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UK lawmakers likely to recall James Murdoch on hacking

BSkyB Chairman James Murdoch appears before a parliamentary committee on phone hacking at Portcullis House in London
BSkyB Chairman James Murdoch appears before a parliamentary committee on phone hacking at Portcullis House in London

By Tim Castle

LONDON (Reuters) - British lawmakers said on Friday it was likely they would recall News Corp's James Murdoch to clarify evidence on phone hacking he gave to a parliamentary committee following claims his testimony was "mistaken."

Parliament's Culture, Media and Sport Committee said it would write to Murdoch to ask for more details about evidence he gave earlier this month about hacking allegations at the News of the World tabloid that has shaken his father Rupert's media empire.

The two Murdochs, along with former News International chief executive Rebekah Brooks, appeared before the committee on July 19 when they were pressed about phone-hacking and payments to police by News of the World reporters.

"We are going to write to ask for further details on areas where evidence is disputed," said the committee's chairman John Whittingdale.

James Murdoch has already told the lawmakers he stands by his testimony in a letter dated July 22 and released by the committee on Friday.

While the committee voted against immediately recalling Murdoch, chairman of British newspaper arm News International, Whittingdale said it was likely he would be recalled at a later date over claims some of his original testimony was wrong.

Tom Crone, News International's former top legal officer, and Colin Myler, editor of the News of the World until it was shut down earlier this month, have disputed some of James Murdoch's evidence.

Murdoch said he had not been in possession of all the facts when he approved a large payout in 2008 to English soccer executive Gordon Taylor, one of the phone-hacking victims.

But in a statement, Myler and Crone said they had told him of a 2005 email which suggested phone hacking at the tabloid was more widespread than a single "rogue reporter," as News Corp had until recently maintained.

The paper's royal reporter Clive Goodman and private detective Glenn Mulcaire were jailed in 2007 for intercepting the voice messages of royal aides.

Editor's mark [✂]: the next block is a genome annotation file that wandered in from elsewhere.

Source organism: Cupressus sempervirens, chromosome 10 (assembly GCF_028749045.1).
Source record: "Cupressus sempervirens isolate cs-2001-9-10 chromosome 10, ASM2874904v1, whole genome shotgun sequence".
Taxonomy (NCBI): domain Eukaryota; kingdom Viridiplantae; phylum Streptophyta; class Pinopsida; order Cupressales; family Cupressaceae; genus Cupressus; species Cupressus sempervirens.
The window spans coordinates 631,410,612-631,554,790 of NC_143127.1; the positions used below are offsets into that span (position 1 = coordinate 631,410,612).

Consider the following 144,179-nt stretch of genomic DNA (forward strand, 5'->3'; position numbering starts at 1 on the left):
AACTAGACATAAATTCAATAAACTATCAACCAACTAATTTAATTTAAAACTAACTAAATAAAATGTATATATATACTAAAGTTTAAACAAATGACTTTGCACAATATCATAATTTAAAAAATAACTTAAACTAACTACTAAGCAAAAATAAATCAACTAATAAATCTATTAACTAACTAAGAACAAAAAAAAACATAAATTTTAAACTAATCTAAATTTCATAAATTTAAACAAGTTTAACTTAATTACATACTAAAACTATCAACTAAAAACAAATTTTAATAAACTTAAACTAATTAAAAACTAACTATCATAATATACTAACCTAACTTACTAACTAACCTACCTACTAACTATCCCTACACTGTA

Whittingdale said the statement had "raised questions over some of the evidence that we have received" and they would also be contacting Crone and Myler.


"If they come up with statements which are quite plainly different to those given to the committee by James Murdoch, we will want to hear James Murdoch's response to that, and chances are that may well involve oral evidence again as well," he said.

Lawyers Harbottle and Lewis, who have also faced criticism over their role in an internal News International investigation into phone hacking in 2007, will also be asked by the committee for details of their work.

Later, Mulcaire issued a statement through his lawyer saying he was not acting on his own initiative when intercepting phone messages while in the pay of the newspaper.

"He (Mulcaire) was effectively employed by News of the World from 2002 to carry out his role as a private investigator ... he admits that his role did include phone hacking," the statement said.

"As an employee he acted on the instructions of others.

Any suggestion that he acted in such matters unilaterally is untrue," the statement added.

Allegations of hacking at News Corp's British newspapers, in particular reports that journalists accessed the voicemails of murder victims, have triggered a judicial inquiry and calls from some politicians to cap News Corp's media ownership.

It has already led to News Corp dropping its $12 billion bid for the 61 percent of pay-TV broadcaster BSkyB it does not own and put James Murdoch's position in the spotlight.

The board of BSkyB, which reported a better-than-expected 16 percent jump in full-year revenue to almost 6.6 billion pounds on Friday, voted unanimously on Thursday to keep James Murdoch as its chairman.

However some politicians are keen to keep up the pressure on News Corp and James Murdoch in particular.

"It's my view that Murdoch, Crone and Myler should have been invited today," said Labour lawmaker and Culture, Media and Sport Committee member Tom Watson.

"I understand from the decision we took that when we receive the evidence, no later than August 11, we are meeting the week after that to decide whether to invite them at that point."

Rupert Murdoch described his appearance before the committee as the "most humble day of my life." The 80-year-old's testimony was interrupted when a British protester threw a plate of foam at him during the hearing.

The attacker, Jonathan May-Bowles, a comedian who uses the name Jonnie Marbles, pleaded guilty to causing harassment, alarm or distress on Friday. [nL6E7IT0TF]

The phone-hacking scandal has barely been out of the headlines since it erupted at the start of the month and has engulfed the British establishment.

Baroness Buscombe, the head of the newspaper watchdog, the Press Complaints Commission, which has been heavily criticized for failing to address the issue, became the latest person to step down in the wake of the furor.

London's police chief Paul Stephenson and John Yates, Britain's most senior counter-terrorism officer, have already been forced to quit.

(Writing by Michael Holden and Tim Castle, Editing by Sonya Hepinstall)